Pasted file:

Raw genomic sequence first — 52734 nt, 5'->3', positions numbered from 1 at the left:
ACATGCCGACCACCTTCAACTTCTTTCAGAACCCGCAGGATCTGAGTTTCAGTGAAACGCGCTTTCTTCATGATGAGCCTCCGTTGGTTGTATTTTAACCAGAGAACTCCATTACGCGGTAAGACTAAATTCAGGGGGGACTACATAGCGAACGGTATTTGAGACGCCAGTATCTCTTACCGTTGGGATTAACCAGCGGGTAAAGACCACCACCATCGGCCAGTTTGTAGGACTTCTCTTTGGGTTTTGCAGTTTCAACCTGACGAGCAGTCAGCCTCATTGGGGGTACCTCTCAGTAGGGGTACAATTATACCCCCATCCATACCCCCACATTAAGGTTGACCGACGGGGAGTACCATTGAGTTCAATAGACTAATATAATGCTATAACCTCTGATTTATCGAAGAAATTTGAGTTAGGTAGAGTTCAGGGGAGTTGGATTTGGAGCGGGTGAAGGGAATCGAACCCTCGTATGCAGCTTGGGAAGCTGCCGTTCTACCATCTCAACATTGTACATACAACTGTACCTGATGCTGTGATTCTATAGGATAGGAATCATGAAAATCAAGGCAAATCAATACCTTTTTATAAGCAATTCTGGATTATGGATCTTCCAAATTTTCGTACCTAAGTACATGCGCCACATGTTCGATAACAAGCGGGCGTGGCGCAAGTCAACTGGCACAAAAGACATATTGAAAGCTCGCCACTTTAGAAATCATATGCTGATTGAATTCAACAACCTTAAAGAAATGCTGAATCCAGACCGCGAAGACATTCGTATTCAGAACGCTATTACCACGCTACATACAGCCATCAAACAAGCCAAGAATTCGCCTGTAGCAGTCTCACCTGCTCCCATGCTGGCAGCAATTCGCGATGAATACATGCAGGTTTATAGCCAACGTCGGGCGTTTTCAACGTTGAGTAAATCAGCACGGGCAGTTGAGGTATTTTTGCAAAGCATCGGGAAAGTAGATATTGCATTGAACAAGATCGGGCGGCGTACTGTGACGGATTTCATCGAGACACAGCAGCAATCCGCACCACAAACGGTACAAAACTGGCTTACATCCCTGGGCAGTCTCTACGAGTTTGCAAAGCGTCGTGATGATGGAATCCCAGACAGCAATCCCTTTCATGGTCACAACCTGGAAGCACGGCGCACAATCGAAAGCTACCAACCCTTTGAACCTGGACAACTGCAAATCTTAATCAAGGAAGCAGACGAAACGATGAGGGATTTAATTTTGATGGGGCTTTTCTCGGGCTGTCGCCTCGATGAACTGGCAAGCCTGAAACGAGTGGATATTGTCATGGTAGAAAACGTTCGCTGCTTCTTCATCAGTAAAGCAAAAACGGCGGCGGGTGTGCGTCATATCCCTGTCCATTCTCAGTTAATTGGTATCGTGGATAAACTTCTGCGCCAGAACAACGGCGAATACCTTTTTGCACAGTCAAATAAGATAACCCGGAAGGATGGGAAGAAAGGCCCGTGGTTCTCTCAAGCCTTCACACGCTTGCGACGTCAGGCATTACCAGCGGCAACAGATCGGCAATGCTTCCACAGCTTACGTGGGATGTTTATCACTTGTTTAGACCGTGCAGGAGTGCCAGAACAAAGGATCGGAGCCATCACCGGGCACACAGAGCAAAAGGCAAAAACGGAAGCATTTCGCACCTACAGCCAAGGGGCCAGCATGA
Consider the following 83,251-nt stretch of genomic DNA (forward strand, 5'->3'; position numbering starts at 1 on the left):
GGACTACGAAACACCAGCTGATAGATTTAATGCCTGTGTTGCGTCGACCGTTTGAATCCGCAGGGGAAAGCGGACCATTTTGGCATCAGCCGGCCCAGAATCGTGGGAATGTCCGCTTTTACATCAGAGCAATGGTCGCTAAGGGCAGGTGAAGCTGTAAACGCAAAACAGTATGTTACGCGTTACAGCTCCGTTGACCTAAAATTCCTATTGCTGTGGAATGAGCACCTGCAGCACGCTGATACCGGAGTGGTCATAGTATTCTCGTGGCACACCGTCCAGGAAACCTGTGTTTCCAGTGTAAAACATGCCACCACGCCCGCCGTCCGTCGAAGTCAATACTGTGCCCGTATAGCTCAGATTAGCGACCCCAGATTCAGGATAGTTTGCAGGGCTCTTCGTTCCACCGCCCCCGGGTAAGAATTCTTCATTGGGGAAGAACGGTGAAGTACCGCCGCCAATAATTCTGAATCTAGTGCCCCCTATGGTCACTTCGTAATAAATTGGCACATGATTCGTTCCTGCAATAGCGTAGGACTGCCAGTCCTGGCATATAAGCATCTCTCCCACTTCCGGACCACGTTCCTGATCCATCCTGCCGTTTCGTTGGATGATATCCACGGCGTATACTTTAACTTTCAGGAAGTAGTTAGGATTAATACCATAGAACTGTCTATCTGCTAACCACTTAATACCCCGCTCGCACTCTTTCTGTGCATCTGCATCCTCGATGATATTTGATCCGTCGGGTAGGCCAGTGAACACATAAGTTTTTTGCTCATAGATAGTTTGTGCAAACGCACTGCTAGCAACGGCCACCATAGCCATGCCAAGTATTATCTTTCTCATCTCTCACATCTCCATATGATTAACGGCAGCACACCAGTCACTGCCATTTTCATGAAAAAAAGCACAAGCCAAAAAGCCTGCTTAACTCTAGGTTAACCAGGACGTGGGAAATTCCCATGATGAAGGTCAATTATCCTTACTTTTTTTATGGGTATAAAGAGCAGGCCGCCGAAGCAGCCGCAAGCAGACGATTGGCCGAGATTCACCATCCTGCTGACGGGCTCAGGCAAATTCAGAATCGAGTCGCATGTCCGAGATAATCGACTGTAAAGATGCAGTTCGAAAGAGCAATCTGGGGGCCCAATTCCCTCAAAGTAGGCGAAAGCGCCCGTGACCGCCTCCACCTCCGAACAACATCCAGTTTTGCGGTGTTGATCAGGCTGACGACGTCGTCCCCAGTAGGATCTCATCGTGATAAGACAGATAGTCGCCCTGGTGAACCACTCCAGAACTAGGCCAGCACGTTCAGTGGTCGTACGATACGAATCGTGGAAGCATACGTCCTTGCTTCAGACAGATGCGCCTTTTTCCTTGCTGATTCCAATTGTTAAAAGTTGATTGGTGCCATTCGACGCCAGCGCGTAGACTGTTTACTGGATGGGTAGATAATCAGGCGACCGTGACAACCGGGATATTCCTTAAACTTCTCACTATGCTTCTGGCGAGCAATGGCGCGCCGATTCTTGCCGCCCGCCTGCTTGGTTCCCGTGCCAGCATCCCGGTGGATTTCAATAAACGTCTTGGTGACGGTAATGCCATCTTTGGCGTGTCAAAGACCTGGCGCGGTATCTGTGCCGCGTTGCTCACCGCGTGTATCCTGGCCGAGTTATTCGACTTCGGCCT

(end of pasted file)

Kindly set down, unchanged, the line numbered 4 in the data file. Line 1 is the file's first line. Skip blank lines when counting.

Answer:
GGACTACGAAACACCAGCTGATAGATTTAATGCCTGTGTTGCGTCGACCGTTTGAATCCGCAGGGGAAAGCGGACCATTTTGGCATCAGCCGGCCCAGAATCGTGGGAATGTCCGCTTTTACATCAGAGCAATGGTCGCTAAGGGCAGGTGAAGCTGTAAACGCAAAACAGTATGTTACGCGTTACAGCTCCGTTGACCTAAAATTCCTATTGCTGTGGAATGAGCACCTGCAGCACGCTGATACCGGAGTGGTCATAGTATTCTCGTGGCACACCGTCCAGGAAACCTGTGTTTCCAGTGTAAAACATGCCACCACGCCCGCCGTCCGTCGAAGTCAATACTGTGCCCGTATAGCTCAGATTAGCGACCCCAGATTCAGGATAGTTTGCAGGGCTCTTCGTTCCACCGCCCCCGGGTAAGAATTCTTCATTGGGGAAGAACGGTGAAGTACCGCCGCCAATAATTCTGAATCTAGTGCCCCCTATGGTCACTTCGTAATAAATTGGCACATGATTCGTTCCTGCAATAGCGTAGGACTGCCAGTCCTGGCATATAAGCATCTCTCCCACTTCCGGACCACGTTCCTGATCCATCCTGCCGTTTCGTTGGATGATATCCACGGCGTATACTTTAACTTTCAGGAAGTAGTTAGGATTAATACCATAGAACTGTCTATCTGCTAACCACTTAATACCCCGCTCGCACTCTTTCTGTGCATCTGCATCCTCGATGATATTTGATCCGTCGGGTAGGCCAGTGAACACATAAGTTTTTTGCTCATAGATAGTTTGTGCAAACGCACTGCTAGCAACGGCCACCATAGCCATGCCAAGTATTATCTTTCTCATCTCTCACATCTCCATATGATTAACGGCAGCACACCAGTCACTGCCATTTTCATGAAAAAAAGCACAAGCCAAAAAGCCTGCTTAACTCTAGGTTAACCAGGACGTGGGAAATTCCCATGATGAAGGTCAATTATCCTTACTTTTTTTATGGGTATAAAGAGCAGGCCGCCGAAGCAGCCGCAAGCAGACGATTGGCCGAGATTCACCATCCTGCTGACGGGCTCAGGCAAATTCAGAATCGAGTCGCATGTCCGAGATAATCGACTGTAAAGATGCAGTTCGAAAGAGCAATCTGGGGGCCCAATTCCCTCAAAGTAGGCGAAAGCGCCCGTGACCGCCTCCACCTCCGAACAACATCCAGTTTTGCGGTGTTGATCAGGCTGACGACGTCGTCCCCAGTAGGATCTCATCGTGATAAGACAGATAGTCGCCCTGGTGAACCACTCCAGAACTAGGCCAGCACGTTCAGTGGTCGTACGATACGAATCGTGGAAGCATACGTCCTTGCTTCAGACAGATGCGCCTTTTTCCTTGCTGATTCCAATTGTTAAAAGTTGATTGGTGCCATTCGACGCCAGCGCGTAGACTGTTTACTGGATGGGTAGATAATCAGGCGACCGTGACAACCGGGATATTCCTTAAACTTCTCACTATGCTTCTGGCGAGCAATGGCGCGCCGATTCTTGCCGCCCGCCTGCTTGGTTCCCGTGCCAGCATCCCGGTGGATTTCAATAAACGTCTTGGTGACGGTAATGCCATCTTTGGCGTGTCAAAGACCTGGCGCGGTATCTGTGCCGCGTTGCTCACCGCGTGTATCCTGGCCGAGTTATTCGACTTCGGCCT